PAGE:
Wednesday, October 17, 2018

Dominoes and Houses of Cards Want To Fall

The supply chain from publisher to consumer is broken. Major distributors absorbed supply chain entities (Ingram/PGW, Bookmasters/Baker & Taylor) to survive large-capacity book printing's exodus to China (and eventually their South American subsidiaries,) following fashion apparel's lead. Publishing doesn't lead trends in manufacturing and distribution but reacts to them with financial solutions involving expensive mergers and acquisitions and downline channel partners who can't allow a dollar to escape their eco-system. Then the POD books arrive printed upside-down and reversed, but no one can do anything about it, because no supply chain can yield quality greater than its industry leader, similar to how the entire global auto industry takes a hit when Ford and Chrysler do.

The supply chain from author to consumer is a solid, unbroken mechanism involving writers who want to write, readers who want to read, and a business concern that offers fair exchange between producers of goods and consumers that is indifferent to race, gender, social or political economics, or much bias beyond genre preference.

Something is broken. I'm working to figure out what it is. If you care about your writing, you have to care about books. Not the book business. Publishers and agents and salesforce managers and booksellers have to do that. Authors have to care about books, same as I'm pretty sure our favorite musicians cared about vinyl and the listening experience.

Agents don't care about your book as much as they should because they're no longer involved in the compensation end of the supply chain. Essentially, they only enjoy a cut of the advance, and if no one is paying advances, no one really cares. They can't care. No one whose bottom line is disconnected from the supply chain that brings your goods to the marketplace is going to be able to care. That's a chase position, and in an industry that is falling like lined-up dominoes, that chase is killing us.

Demand to know the financial health and commitment your publishers are making to your books. Factor into your contract term the financial reporting on the publisher. Ask to see an annual report. Look at a Dun & Bradstreet report. Don't even ruin your reputation by asking. Just go to the public library and ask for all that. Major municipalities have librarians who work to make financial texts and resources available to citizens. Use them. Measure thrice, cut once, or your family's intellectual property—and in the age of augmented intelligence and AI/robotics, intellectual property will eventually be the new real estate bubble—you have to keep your copyrights stable, which means active. Not back listed. Not out of print from time to time.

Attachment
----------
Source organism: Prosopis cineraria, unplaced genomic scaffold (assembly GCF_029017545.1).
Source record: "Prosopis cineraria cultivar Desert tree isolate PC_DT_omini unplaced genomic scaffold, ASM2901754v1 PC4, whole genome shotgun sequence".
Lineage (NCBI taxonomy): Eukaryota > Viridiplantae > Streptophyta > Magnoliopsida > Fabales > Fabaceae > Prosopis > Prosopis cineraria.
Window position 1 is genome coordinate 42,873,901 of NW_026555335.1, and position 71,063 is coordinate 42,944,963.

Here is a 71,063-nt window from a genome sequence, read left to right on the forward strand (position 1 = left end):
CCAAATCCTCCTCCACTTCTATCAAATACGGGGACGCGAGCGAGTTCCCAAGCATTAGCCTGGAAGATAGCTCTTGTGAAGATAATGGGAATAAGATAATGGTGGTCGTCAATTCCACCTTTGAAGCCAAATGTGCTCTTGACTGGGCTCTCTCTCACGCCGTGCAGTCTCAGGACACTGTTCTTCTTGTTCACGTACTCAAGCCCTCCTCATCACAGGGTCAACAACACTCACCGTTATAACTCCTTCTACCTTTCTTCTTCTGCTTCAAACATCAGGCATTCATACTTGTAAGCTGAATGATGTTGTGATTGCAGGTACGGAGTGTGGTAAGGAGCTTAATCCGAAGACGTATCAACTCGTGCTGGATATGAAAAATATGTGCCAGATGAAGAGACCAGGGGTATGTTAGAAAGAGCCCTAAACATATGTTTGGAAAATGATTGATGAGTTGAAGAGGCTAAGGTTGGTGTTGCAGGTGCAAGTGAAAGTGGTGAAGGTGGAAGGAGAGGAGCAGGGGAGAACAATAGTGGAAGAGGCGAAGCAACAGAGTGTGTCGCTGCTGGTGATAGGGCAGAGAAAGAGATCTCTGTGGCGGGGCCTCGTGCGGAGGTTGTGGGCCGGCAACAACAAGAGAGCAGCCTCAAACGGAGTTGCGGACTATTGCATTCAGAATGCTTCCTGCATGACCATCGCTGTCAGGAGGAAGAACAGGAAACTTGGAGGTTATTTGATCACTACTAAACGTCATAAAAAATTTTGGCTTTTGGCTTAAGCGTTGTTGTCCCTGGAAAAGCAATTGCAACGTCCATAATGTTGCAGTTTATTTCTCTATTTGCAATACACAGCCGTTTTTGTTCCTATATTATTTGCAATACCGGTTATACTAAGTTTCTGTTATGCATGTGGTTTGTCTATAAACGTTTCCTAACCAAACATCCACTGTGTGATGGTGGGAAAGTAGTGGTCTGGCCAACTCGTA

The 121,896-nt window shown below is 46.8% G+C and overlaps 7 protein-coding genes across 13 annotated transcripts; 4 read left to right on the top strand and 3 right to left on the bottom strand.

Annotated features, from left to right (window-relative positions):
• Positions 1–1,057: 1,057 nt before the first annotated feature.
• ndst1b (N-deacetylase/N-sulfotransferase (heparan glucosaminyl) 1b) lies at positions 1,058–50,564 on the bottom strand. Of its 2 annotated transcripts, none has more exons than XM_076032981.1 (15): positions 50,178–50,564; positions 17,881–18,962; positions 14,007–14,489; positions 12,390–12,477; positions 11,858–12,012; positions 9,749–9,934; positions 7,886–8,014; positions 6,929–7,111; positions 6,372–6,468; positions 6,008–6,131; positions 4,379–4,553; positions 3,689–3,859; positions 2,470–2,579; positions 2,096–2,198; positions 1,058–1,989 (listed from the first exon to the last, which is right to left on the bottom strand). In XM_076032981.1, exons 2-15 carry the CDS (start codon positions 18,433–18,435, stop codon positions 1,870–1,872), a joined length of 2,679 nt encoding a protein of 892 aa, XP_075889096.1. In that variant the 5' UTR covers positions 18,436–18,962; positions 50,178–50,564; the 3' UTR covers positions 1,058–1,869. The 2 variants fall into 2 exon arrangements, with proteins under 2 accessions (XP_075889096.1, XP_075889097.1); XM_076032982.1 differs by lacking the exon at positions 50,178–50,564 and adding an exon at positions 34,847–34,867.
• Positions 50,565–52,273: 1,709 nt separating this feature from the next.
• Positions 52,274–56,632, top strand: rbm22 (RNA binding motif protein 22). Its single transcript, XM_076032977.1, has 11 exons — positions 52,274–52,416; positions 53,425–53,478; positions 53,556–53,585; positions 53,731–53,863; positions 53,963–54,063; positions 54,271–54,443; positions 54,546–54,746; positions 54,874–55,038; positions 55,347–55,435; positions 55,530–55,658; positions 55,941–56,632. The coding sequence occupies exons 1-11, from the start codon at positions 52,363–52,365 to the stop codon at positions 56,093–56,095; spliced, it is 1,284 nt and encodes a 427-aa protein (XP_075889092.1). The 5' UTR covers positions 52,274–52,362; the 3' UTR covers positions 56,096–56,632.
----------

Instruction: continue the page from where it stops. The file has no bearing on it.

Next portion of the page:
Was I a Wall Street-type, I'd be shorting publishing stocks and betting paper and printing commodities that supply to self-publishing entities, but I love the publishing industry. I just don't love that, while we're all losing money and opportunity, and losing ground globally, the folks who stand in judgment of our work don't think about this stuff. A lack of diversity in crime-mystery-thriller certainly hasn't helped, but if anyone is going to make any money off crime books, the revolution must be economic, and that first starts with thinking for self and then doing for self. Perhaps harshly, and to the confusion of folks who don't always share the same business concerns as you, the author.


For those interested in the works to which I frequently refer, check out these titles at your local bookseller, your local library, or online where you enjoy purchasing your print and e-books. As always, thanks for your support and encouragement.


1 comment:

Holly West said...

I'm feeling so down about publishing right now. But all of this is true. xx